Another challenge with the MEPDG calibration process will be in obtaining, evaluating, and analyzing the large quantity of data inputs. For the NCDOT evaluation, a small number of pavement sections still resulted in a considerable length of time to evaluate, analyze, and format for calibration purposes. The availability of only limited performance data and the presence of data that did not meet the LTPP data definitions required additional efforts by the research team to correlate the two survey approaches. Other agencies that do not use survey procedures that are identical to the LTPP methodology will have to go through similar steps.
Nevertheless, it has been demonstrated that the MEPDG models can be calibrated using pavement management data even if only limited data sets are used for the initial calibration activities. Based on the calibration steps outlined in this report, a suggested timeline for calibrating the MEPDG performance prediction models is presented in table 65. The actual timeline will be dependent on the availability of performance data, the size of the state pavement network, the variation of pavement categories and designs, and the number and experience of personnel.
Table 65. Estimated timeline for local calibration.
||Comments (NCHRP 2009)
|Select hierarchical input level
||This should reflect how an agency intends to use the MEPDG on a day-to-day basis.
|Develop experimental plan
||Determine the number of pavement categories (e.g., full-depth HMA, HMA overlays, PCC, PCC overlays). Consider grouping by similarities in material type, climate, subgrade soil, and traffic loadings.
|Estimate sample size
||Identify which performance models will be calibrated. Establish performance criteria for each distress type (e.g., rut depth, load-related cracking, faulting). Determine acceptable bias. In addition, each pavement category should also include replicate sections.
|Select roadway segments
||Selected segments should have a range of distress for pavements of similar age. Consider excluding pavements with premature failure or extremely superior performance. Selected pavement sections should have similar types and extent of distresses present over a similar length of time. This will help in minimizing the potential for bias.
|Evaluate project and distress data
||Access correlation between LTPP and State pavement distress definitions. Check, confirm, and remove outliers. Confirm that selected pavement sections include values close to the selected performance criteria. Confirm pavement sections have initial IRI data (IRI prediction model is highly dependent on initial IRI), construction history data, traffic data, rehabilitation data, and materials data.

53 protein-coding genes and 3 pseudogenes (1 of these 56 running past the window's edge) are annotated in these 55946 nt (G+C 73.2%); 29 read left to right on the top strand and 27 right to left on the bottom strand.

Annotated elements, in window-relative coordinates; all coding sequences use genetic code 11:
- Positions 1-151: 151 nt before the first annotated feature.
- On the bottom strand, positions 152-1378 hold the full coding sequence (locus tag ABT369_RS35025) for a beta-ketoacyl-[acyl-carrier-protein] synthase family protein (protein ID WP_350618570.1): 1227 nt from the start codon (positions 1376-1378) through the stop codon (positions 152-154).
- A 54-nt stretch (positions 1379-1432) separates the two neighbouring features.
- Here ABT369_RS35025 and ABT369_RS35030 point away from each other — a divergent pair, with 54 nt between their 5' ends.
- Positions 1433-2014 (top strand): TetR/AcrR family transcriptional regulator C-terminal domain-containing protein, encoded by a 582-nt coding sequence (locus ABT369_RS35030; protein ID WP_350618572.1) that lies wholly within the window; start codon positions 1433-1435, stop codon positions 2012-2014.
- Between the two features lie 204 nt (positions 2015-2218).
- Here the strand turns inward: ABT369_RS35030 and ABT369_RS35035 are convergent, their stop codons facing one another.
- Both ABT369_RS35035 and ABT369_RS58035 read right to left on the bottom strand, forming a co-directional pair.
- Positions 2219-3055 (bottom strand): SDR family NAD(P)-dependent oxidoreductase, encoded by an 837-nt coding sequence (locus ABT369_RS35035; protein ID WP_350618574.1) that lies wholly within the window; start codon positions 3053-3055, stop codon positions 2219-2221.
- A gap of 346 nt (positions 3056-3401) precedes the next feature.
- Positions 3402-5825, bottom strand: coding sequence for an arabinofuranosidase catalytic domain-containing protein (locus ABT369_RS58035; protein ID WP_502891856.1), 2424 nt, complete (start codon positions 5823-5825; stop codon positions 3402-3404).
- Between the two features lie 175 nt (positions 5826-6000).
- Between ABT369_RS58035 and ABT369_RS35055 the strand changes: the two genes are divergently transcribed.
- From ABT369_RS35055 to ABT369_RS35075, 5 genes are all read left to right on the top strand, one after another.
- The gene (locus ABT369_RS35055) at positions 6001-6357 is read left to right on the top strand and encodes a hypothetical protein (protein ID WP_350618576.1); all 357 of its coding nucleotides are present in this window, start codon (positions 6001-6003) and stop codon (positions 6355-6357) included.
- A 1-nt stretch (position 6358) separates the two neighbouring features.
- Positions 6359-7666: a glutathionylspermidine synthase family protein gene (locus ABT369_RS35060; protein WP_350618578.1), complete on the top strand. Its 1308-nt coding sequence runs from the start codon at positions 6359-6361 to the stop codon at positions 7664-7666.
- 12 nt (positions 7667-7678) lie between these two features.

|Conduct field testing and forensic investigation
||Confirm rut depth in various pavement layers through extensive coring or trench studies. Confirm location of crack initiation (top-down or bottom-up). This step should be based on the SHAs acceptance of the assumptions and conditions contained within the MEPDG; therefore, it is difficult to estimate the length of time to conduct this investigation.
|Access and reduce/eliminate bias
||Includes the evaluation of predicted versus measured pavement distress. Adjust calibration coefficients if the model precision is reasonable, but the accuracy is poor. If the prediction is reasonable, but the precision is poor the calibration coefficient is likely dependent on a site feature, material property, and/or design feature. If the precision is poor and the model accuracy is dependent on time or number of load cycles (i.e., poor correlation between measured and predicted distress), the exponent on the number of load cycles needs to be considered.
|Assess and reduce standard error
||Assess the relationship between the standard error from the local calibration process to that in the MEPDG software. If significantly different, determine if the standard error is dependent on some other parameter or material/layer property. If no dependency is determined, accept the local calibration coefficient.
||Determine whether or not to accept the locally calibrated models or use the nationally calibrated models. Identify any major differences between LTPP projects and SHA standard practice. Determine whether or not the calibration coefficients explain any of these differences. Ensure engineering reasonableness.
||This is an estimate of maximum length of time required for the calibration process. However, depending on the available data contained within the pavement management system, this process could be shortened considerably.